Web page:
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funcform stsdas.analysis.fitting


POWERLAW · BBODY · TWOBBODY · COMPOSITE · GALPROF · GAUSSIANS
CGAUSS · USER · TWODGAUSS

Non-linear functional forms

POWERLAW

The fitting function has the form


        y  =  ampl * ((x / ref) ** exponent)

where the three coefficients are defined in the following order:

        coeff 1: exponent
        coeff 2: ampl
        coeff 3: ref

BBODY

The fitting function has the form


                      (ref ** 5) * (exp( efactor / ref ) - 1)
        y  =  ampl * ________________________________________
                        (x ** 5) * (exp( efactor / x ) - 1)

where

        efactor = c1 / temp

and x and ref are input directly in the formula in case of wavelength units, or as x = 1./ x and ref = 1./ ref in case of frequency or energy units.

The constant c1 depends on the physical units of the x variable. Five types of units are currently supported:


        x in cm:         c1 = 1.438786D+0
        x in meter:      c1 = 1.438786D-2
        x in Angstrom:   c1 = 1.438786D+8
        x in Hz:         c1 = 4.795953D-11
	x in keV         c1 = 1.159650D+7

The three function coefficients are defined in the following order:

        coeff 1: temp
        coeff 2: ampl
        coeff 3: ref

TWOBBODY

The fitting function is the sum of two of the above BBODY functions, with coefficients being defined in the following order:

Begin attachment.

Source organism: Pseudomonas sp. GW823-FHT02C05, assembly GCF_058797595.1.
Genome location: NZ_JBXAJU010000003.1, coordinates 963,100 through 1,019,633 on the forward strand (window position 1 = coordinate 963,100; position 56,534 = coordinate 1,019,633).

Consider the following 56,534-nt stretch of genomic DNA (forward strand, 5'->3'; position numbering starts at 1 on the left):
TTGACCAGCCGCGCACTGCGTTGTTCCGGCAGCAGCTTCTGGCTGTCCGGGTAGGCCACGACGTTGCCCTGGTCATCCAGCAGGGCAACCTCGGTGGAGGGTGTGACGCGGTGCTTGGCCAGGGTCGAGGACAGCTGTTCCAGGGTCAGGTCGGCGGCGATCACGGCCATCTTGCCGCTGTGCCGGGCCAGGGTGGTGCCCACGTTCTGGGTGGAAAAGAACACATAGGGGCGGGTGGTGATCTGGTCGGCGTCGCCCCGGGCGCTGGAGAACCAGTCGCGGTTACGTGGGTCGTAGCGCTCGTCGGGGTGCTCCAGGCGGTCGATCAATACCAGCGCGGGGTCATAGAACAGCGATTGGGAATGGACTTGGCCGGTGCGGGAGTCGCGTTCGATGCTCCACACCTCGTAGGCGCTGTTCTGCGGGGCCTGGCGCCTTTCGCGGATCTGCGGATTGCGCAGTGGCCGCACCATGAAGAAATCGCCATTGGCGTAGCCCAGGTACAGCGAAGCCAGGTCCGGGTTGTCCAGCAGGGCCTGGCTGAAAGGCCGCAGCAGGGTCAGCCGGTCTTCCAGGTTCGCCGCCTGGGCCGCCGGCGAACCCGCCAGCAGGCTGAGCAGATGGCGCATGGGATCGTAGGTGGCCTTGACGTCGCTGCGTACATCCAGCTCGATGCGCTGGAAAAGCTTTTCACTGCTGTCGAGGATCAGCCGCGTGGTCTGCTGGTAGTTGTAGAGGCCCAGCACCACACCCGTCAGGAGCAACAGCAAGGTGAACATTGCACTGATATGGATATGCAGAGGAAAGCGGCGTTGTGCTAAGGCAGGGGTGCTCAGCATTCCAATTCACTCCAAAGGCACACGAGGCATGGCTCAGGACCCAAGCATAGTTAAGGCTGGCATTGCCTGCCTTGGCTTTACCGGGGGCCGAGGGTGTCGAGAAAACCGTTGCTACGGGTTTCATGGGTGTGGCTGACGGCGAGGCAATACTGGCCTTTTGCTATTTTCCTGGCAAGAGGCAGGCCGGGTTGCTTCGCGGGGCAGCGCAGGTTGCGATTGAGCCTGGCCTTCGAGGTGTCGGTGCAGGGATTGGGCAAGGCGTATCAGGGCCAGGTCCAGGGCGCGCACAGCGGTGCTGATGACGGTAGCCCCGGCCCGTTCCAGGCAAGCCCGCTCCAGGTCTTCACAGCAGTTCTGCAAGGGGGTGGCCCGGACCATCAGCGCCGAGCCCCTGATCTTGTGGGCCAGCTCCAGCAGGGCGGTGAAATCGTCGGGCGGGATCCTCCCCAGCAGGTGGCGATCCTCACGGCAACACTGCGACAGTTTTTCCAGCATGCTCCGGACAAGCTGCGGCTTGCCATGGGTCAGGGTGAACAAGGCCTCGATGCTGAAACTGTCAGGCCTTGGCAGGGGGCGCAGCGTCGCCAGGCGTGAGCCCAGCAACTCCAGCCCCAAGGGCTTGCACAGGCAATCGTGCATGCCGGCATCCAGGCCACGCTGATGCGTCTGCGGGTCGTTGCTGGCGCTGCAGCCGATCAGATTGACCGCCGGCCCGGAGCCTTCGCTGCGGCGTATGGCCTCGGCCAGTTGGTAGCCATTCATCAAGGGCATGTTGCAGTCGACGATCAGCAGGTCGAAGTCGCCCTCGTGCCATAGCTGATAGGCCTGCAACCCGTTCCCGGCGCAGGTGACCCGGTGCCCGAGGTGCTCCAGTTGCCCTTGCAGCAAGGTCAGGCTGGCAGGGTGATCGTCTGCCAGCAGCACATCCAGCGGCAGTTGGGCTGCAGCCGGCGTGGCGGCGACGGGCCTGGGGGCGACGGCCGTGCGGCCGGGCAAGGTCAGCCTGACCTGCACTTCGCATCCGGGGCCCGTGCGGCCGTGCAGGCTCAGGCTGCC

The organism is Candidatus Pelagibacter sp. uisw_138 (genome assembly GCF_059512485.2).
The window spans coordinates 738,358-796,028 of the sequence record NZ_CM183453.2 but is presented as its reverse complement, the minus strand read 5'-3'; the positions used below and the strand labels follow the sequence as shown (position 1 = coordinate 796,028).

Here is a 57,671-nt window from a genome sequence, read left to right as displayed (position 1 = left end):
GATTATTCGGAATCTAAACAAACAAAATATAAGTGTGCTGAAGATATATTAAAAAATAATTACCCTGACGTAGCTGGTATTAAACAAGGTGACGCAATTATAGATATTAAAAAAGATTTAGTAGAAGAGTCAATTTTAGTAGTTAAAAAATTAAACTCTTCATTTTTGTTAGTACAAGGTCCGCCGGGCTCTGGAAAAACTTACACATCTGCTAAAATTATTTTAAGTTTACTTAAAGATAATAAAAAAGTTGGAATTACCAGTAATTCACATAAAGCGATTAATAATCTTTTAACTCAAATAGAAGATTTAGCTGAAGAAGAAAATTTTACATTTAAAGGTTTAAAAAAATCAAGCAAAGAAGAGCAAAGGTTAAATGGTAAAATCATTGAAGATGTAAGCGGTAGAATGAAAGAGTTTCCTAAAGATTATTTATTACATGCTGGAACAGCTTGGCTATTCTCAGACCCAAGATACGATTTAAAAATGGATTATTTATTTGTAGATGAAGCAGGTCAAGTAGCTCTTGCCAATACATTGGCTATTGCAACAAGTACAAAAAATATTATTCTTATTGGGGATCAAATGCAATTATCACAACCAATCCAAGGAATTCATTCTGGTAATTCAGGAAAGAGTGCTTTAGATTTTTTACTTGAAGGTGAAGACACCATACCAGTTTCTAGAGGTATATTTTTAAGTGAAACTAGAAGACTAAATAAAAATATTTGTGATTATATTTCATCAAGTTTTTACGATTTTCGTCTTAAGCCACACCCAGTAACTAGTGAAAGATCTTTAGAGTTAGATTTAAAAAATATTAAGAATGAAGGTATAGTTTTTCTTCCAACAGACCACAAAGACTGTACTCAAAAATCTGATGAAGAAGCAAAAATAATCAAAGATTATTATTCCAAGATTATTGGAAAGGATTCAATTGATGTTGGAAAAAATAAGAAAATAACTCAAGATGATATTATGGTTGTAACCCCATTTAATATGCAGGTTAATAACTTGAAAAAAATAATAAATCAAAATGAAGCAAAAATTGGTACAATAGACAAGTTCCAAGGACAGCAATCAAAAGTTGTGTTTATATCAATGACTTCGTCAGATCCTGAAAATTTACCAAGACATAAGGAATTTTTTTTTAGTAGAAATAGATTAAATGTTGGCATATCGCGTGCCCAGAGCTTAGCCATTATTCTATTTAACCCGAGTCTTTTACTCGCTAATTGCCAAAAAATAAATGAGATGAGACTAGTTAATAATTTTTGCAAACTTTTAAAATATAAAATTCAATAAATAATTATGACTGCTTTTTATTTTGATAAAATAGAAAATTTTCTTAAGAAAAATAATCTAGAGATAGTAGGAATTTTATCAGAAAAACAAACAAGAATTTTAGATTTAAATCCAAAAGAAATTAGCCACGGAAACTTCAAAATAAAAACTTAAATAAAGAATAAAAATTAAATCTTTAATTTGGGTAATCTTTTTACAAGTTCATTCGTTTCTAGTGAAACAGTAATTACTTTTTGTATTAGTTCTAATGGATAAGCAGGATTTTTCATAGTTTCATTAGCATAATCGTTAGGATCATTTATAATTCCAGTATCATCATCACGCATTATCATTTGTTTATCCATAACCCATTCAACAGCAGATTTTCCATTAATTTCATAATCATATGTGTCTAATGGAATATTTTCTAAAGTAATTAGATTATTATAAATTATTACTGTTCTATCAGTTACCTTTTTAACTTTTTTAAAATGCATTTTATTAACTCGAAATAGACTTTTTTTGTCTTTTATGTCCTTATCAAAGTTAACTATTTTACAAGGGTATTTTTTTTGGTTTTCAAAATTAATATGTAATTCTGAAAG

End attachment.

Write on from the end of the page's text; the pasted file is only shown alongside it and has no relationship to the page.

coeff 1: temp1
        coeff 2: ampl1
        coeff 3: ref1
        coeff 4: temp2
	coeff 5: ampl2
	coeff 6: ref2

COMPOSITE

The fitting function is the sum of the above POWERLAW and BBODY functions, with coefficients defined in the following order:


        coeff 1: exponent
        coeff 2: ampl (powerlaw)
        coeff 3: ref  (powerlaw)
        coeff 4: temp
	coeff 5: ampl (bbody)
	coeff 6: ref  (bbody)

GALPROF

The fitting function has the form


	stotal = sbulge + sdisk + sbackgr

where

	sbulge = se * exp (-7.688 * ((r/re) ** 0.25 - 1.))
	sdisk  = s0 * exp (-r/r0 + (r1/r) ** 3)

where sbulge is the bulge contribution, sdisk is the disk contribution and sbackgr is the (residual) background contribution to the total surface brightness stotal. Note the use of intensity instead of magnitude quantities. The parameters are defined in the following order:

	coeff 1: se
	coeff 2: re
	coeff 3: s0
	coeff 4: r0
	coeff 5: r1
	coeff 6: sbackgr

GAUSSIANS

The fitting function has the form


y  = a  + b * x  + sum ( ampl * exp (-2.7725 * ((x - center) / fwhm) ** 2))

where the sum is performed over N gaussians, and the coefficients are defined in the following order:

	coeff 1: a
	coeff 2: b
        coeff 3: ampl1		# first Gaussian
        coeff 4: center1
        coeff 5: fwhm1
        coeff 6: ampl2		# second Gaussian
        coeff 7: center2
        coeff 8: fwhm2
            .....		# n-th Gaussian

CGAUSS

Constrained Gaussians are defined in terms of one base Gaussian, for which the three coefficients ampl, center and fwhm have the same meaning as above. The other Gaussians, however, are defined in terms of relative amplitudes (in a multiplicative sense) and relative centers (in an additive sense) to the base Gaussian. The functional form is the same as in the GAUSSIANS case, but the coefficients have the following meaning: